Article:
If you choose to commit a theft crime, it is extremely likely that your sentence will be many years long. The severity of the nature of the theft will have a huge impact on your sentence as well as what defense can be used for you.
In most states, the severity of the crime is determined by the value of the stolen property. This can be a deceiving statistic, as some major theft crimes are committed for pretty low-valued items. The item’s age can also affect the severity of the charge. A vehicle, even if it is older, will carry a much more severe sentence than an iPod or computer monitor that is still new.
A theft crime can also be committed in many different ways. Each way carries its own sentence as well as a possible defense against the charges brought against you by the state attorney’s office or District Attorney’s Office.
Many theft crimes are possible due to a property owner’s negligence. For example, a homeowner may leave a garage door open, and a thief may walk in and grab an expensive car. Another example of this is when there is an unlocked door. A thief may easily break into a house after observing the homeowners’ failure to secure the door properly.
What Is the Legal Definition of Theft?
Theft is a crime that involves taking someone else’s property. Theft is a serious criminal offense. In most cases, the victims of theft are the ones to report it to authorities and press charges against the thief, who will be tried in court. The law that covers theft crimes varies from state to state, but there are certain elements that are present in all of them. A theft crime is considered a felony in most states.
What Are Some Examples of Theft Crimes?
Some examples of theft crimes include shoplifting, robbery, and burglary. Shoplifting is not considered theft because the owner (or store) still has possession of the object that was stolen. The same is true if you return the object to the owner.
However, there are consequences for those who commit shoplifting crimes, like in California, where store clerks have to shoot to kill if they feel threatened by a shoplifter trying to run away with an item in his or her hand. Other theft crimes that may be committed include burglary, larceny, robbery, and theft.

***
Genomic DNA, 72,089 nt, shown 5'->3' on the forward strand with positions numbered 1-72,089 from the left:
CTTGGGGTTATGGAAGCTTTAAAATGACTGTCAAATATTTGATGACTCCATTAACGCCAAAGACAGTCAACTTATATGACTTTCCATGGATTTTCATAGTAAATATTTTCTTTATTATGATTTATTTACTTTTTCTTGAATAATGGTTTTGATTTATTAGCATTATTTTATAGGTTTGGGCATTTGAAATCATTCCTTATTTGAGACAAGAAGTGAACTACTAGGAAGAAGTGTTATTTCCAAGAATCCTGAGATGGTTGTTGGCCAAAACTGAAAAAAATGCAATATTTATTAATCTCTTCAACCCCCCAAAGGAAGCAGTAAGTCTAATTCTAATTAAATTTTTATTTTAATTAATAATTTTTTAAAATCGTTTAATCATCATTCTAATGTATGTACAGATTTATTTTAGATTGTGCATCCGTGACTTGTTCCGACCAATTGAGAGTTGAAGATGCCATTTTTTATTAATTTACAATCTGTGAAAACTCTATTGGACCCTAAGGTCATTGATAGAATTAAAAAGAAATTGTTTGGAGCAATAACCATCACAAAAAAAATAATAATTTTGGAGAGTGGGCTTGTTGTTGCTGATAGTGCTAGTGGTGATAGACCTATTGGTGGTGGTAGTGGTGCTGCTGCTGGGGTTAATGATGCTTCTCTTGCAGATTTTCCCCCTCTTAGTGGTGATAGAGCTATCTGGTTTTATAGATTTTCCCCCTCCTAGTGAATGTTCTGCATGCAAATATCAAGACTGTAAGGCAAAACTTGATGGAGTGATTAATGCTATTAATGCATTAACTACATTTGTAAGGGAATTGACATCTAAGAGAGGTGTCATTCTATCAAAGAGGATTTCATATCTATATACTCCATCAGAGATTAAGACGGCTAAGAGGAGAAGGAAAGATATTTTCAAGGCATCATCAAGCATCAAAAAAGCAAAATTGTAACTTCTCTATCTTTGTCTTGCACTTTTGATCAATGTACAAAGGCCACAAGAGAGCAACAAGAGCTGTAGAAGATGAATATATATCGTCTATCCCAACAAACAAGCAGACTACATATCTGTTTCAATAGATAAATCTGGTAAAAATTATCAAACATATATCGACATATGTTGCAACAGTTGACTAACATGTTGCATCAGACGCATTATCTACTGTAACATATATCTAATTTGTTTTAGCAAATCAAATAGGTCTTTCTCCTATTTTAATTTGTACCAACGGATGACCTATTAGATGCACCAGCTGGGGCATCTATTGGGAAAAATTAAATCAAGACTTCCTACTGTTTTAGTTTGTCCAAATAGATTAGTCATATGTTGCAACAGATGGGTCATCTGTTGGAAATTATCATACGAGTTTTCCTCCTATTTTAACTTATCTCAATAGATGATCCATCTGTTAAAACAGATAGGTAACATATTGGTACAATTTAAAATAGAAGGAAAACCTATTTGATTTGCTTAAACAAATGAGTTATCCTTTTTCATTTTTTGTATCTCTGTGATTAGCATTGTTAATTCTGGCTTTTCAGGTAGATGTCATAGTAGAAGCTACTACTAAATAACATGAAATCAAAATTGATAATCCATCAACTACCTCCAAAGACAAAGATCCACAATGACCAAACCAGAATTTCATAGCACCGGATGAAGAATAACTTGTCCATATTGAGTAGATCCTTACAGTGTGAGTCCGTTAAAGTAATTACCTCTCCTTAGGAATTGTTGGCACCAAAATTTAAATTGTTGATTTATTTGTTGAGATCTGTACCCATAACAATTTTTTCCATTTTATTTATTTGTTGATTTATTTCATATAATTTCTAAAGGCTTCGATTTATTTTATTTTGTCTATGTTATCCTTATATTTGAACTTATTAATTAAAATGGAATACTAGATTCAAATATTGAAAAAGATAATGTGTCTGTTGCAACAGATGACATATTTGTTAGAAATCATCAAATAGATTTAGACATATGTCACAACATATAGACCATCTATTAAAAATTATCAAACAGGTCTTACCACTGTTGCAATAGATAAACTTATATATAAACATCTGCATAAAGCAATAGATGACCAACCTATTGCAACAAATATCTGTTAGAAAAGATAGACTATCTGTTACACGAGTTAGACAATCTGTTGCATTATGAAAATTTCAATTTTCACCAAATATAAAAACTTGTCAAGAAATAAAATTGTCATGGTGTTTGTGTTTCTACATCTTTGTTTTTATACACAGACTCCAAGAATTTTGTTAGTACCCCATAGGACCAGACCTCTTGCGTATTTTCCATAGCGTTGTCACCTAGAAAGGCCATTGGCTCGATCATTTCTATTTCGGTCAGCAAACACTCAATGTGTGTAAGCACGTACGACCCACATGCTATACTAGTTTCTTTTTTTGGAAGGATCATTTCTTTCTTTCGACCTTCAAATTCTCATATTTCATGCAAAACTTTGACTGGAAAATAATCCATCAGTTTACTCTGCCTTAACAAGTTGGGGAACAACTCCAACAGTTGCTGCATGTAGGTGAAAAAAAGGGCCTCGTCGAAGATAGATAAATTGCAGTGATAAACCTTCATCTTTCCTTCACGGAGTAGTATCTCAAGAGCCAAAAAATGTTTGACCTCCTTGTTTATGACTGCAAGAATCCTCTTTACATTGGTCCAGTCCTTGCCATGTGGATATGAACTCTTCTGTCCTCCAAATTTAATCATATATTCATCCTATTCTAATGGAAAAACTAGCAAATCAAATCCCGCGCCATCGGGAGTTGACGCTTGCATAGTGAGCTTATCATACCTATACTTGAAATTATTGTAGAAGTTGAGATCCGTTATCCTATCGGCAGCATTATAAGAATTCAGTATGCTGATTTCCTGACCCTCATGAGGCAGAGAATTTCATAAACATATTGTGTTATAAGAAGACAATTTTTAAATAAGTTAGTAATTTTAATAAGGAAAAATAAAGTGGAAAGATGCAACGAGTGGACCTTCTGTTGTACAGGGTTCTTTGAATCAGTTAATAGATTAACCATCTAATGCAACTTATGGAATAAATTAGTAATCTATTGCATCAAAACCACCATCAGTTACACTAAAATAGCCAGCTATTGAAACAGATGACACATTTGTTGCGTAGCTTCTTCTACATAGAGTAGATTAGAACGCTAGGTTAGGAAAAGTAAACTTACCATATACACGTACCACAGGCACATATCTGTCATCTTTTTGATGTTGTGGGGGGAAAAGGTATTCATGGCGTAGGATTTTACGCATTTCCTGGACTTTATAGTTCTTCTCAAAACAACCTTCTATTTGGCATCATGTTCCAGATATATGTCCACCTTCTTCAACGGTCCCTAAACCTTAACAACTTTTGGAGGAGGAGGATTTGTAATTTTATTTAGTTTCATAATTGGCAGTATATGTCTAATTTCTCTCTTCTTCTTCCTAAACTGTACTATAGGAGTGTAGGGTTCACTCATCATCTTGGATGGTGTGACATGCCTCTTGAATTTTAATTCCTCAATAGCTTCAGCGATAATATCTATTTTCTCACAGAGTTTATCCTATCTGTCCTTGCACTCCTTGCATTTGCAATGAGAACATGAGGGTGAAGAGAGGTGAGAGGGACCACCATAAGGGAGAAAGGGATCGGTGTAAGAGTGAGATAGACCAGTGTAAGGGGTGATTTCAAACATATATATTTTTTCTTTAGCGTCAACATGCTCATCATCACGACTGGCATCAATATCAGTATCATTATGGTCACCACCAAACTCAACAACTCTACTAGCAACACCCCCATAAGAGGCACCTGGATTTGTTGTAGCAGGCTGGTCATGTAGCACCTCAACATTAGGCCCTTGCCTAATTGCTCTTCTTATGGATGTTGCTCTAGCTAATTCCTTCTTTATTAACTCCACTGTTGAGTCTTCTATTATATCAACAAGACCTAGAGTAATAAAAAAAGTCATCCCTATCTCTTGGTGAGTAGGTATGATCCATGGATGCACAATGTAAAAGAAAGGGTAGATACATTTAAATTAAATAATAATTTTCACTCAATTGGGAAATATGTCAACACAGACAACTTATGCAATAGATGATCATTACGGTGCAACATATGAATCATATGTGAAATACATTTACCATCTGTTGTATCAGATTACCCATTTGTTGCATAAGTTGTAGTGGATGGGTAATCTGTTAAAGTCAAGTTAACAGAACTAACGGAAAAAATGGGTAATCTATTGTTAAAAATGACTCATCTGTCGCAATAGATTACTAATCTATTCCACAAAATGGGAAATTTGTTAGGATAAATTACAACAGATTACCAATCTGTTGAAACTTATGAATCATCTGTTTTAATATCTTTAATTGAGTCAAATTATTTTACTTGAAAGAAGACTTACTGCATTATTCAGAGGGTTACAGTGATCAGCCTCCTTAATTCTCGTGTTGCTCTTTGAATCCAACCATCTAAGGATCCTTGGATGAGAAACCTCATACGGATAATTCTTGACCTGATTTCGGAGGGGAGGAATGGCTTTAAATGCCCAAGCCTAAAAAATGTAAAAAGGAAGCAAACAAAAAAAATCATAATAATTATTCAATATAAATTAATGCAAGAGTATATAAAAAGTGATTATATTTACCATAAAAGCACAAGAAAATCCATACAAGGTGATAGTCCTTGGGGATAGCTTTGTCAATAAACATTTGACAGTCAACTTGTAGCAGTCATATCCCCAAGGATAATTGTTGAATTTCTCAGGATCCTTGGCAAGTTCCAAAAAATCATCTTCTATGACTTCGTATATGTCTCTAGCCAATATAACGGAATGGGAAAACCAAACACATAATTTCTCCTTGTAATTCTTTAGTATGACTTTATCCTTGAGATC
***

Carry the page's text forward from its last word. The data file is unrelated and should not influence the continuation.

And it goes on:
How Does the Law Define Property?
Theft crimes can involve objects as well as currency. In some states, theft crimes include only property valued at a certain amount, while in other states, theft crimes are defined as all property that is put into the public domain.
Either way, theft laws vary from state to state, and the definitions of property can be a complicated issue for many people. For example, some states have laws that say property includes pets. In other states, pets are considered someone’s personal possession, and only their owners can file charges against a thief who steals their pet.
What Are the Penalties for Theft?
The penalties for theft crimes vary from state to state. The nature of the crime and the value of the property being stolen is what determine what penalties will be imposed for theft charges. There are also a number of issues that can affect your sentence if you are charged with a theft crime.
These factors may include whether you have prior convictions on your record and whether you were in possession of a firearm when committing the crime. The number of previous convictions may also play a role in sentencing. A person who has two or more prior convictions for theft crimes may be subject to the harshest penalties.
For example, a sentence of three to five years in prison is common if a person has two to three previous offenses. Another example of theft sentencing is if you commit theft and use force when committing the crime. Your sentence will be even harsher if you use force against the property owner or someone else who is present on the property at the time of your crime.
Can Sentences for Theft Crimes Be Increased or Decreased?
A sentence for a theft crime can be reduced by pleading guilty to the crime or through a number of other methods. For example, if you make restitution for the theft, your sentence may be reduced or waived altogether.
Another form of mitigation is completing an educational program about theft crimes before sentencing. You will also have a chance to have your sentence reduced if you enter into a pretrial intervention program that is offered by most states. You can also ask the court to consider a sentence that is lower than the minimum sentence allowed for your type of theft crime.
You could have a defense against the charges against you, but this is not always true and depends on your situation. For example, you may have taken something from someone who was unconscious at the time or did not take anything because you thought it was abandoned. However, evidence that there was an agreement with an individual before taking property that belongs to them will not be considered a valid defense against theft crimes.
In conclusion, theft crimes are crimes that define property in a very specific way. Theft crimes will carry harsh penalties if you are convicted of one. The severity of the sentence will depend on the value of the property stolen and whether or not force was used to commit the theft crime. You can get help by contacting an experienced theft attorney if you have been charged with a theft crime.